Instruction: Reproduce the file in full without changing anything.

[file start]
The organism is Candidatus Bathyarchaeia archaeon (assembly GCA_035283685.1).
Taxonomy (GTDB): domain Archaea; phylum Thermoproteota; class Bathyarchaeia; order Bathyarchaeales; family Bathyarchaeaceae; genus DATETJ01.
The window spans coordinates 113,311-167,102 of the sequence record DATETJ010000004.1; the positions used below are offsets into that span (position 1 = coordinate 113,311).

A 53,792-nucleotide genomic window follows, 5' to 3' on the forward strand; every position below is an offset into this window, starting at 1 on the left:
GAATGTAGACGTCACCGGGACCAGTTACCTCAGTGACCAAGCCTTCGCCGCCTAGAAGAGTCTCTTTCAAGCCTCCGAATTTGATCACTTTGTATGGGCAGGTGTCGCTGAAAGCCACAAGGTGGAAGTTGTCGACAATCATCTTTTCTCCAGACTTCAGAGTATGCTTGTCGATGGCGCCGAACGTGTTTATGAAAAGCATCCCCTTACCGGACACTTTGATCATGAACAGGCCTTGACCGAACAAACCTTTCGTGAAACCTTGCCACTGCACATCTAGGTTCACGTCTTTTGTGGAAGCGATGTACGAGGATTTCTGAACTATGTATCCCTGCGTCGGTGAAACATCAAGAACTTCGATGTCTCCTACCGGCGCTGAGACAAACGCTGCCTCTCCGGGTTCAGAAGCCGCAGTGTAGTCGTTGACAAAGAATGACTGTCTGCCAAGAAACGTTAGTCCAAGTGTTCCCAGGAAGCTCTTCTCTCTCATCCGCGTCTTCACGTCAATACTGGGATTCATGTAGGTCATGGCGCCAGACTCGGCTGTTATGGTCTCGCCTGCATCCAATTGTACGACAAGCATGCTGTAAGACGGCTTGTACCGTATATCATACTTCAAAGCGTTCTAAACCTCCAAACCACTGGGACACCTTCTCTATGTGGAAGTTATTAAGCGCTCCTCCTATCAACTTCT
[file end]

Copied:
The organism is Candidatus Bathyarchaeia archaeon (assembly GCA_035283685.1).
Taxonomy (GTDB): domain Archaea; phylum Thermoproteota; class Bathyarchaeia; order Bathyarchaeales; family Bathyarchaeaceae; genus DATETJ01.
The window spans coordinates 113,311-167,102 of the sequence record DATETJ010000004.1; the positions used below are offsets into that span (position 1 = coordinate 113,311).

A 53,792-nucleotide genomic window follows, 5' to 3' on the forward strand; every position below is an offset into this window, starting at 1 on the left:
GAATGTAGACGTCACCGGGACCAGTTACCTCAGTGACCAAGCCTTCGCCGCCTAGAAGAGTCTCTTTCAAGCCTCCGAATTTGATCACTTTGTATGGGCAGGTGTCGCTGAAAGCCACAAGGTGGAAGTTGTCGACAATCATCTTTTCTCCAGACTTCAGAGTATGCTTGTCGATGGCGCCGAACGTGTTTATGAAAAGCATCCCCTTACCGGACACTTTGATCATGAACAGGCCTTGACCGAACAAACCTTTCGTGAAACCTTGCCACTGCACATCTAGGTTCACGTCTTTTGTGGAAGCGATGTACGAGGATTTCTGAACTATGTATCCCTGCGTCGGTGAAACATCAAGAACTTCGATGTCTCCTACCGGCGCTGAGACAAACGCTGCCTCTCCGGGTTCAGAAGCCGCAGTGTAGTCGTTGACAAAGAATGACTGTCTGCCAAGAAACGTTAGTCCAAGTGTTCCCAGGAAGCTCTTCTCTCTCATCCGCGTCTTCACGTCAATACTGGGATTCATGTAGGTCATGGCGCCAGACTCGGCTGTTATGGTCTCGCCTGCATCCAATTGTACGACAAGCATGCTGTAAGACGGCTTGTACCGTATATCATACTTCAAAGCGTTCTAAACCTCCAAACCACTGGGACACCTTCTCTATGTGGAAGTTATTAAGCGCTCCTCCTATCAACTTCT